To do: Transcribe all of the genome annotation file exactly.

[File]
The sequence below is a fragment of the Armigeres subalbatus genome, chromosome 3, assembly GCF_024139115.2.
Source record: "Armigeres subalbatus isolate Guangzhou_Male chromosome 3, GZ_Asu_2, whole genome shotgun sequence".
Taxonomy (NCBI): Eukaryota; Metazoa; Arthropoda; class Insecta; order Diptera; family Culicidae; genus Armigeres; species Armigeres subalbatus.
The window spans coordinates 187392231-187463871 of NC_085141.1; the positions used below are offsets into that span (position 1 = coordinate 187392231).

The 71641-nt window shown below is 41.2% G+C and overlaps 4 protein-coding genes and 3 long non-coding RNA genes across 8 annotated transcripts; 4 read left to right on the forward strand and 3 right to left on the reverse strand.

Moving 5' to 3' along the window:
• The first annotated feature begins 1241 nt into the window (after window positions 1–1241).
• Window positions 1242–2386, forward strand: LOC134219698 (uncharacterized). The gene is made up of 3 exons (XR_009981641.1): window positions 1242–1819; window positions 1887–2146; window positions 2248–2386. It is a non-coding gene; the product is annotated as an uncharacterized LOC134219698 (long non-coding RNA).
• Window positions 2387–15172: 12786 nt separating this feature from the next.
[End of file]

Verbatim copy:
The sequence below is a fragment of the Armigeres subalbatus genome, chromosome 3, assembly GCF_024139115.2.
Source record: "Armigeres subalbatus isolate Guangzhou_Male chromosome 3, GZ_Asu_2, whole genome shotgun sequence".
Taxonomy (NCBI): Eukaryota; Metazoa; Arthropoda; class Insecta; order Diptera; family Culicidae; genus Armigeres; species Armigeres subalbatus.
The window spans coordinates 187392231-187463871 of NC_085141.1; the positions used below are offsets into that span (position 1 = coordinate 187392231).

The 71641-nt window shown below is 41.2% G+C and overlaps 4 protein-coding genes and 3 long non-coding RNA genes across 8 annotated transcripts; 4 read left to right on the forward strand and 3 right to left on the reverse strand.

Moving 5' to 3' along the window:
• The first annotated feature begins 1241 nt into the window (after window positions 1–1241).
• Window positions 1242–2386, forward strand: LOC134219698 (uncharacterized). The gene is made up of 3 exons (XR_009981641.1): window positions 1242–1819; window positions 1887–2146; window positions 2248–2386. It is a non-coding gene; the product is annotated as an uncharacterized LOC134219698 (long non-coding RNA).
• Window positions 2387–15172: 12786 nt separating this feature from the next.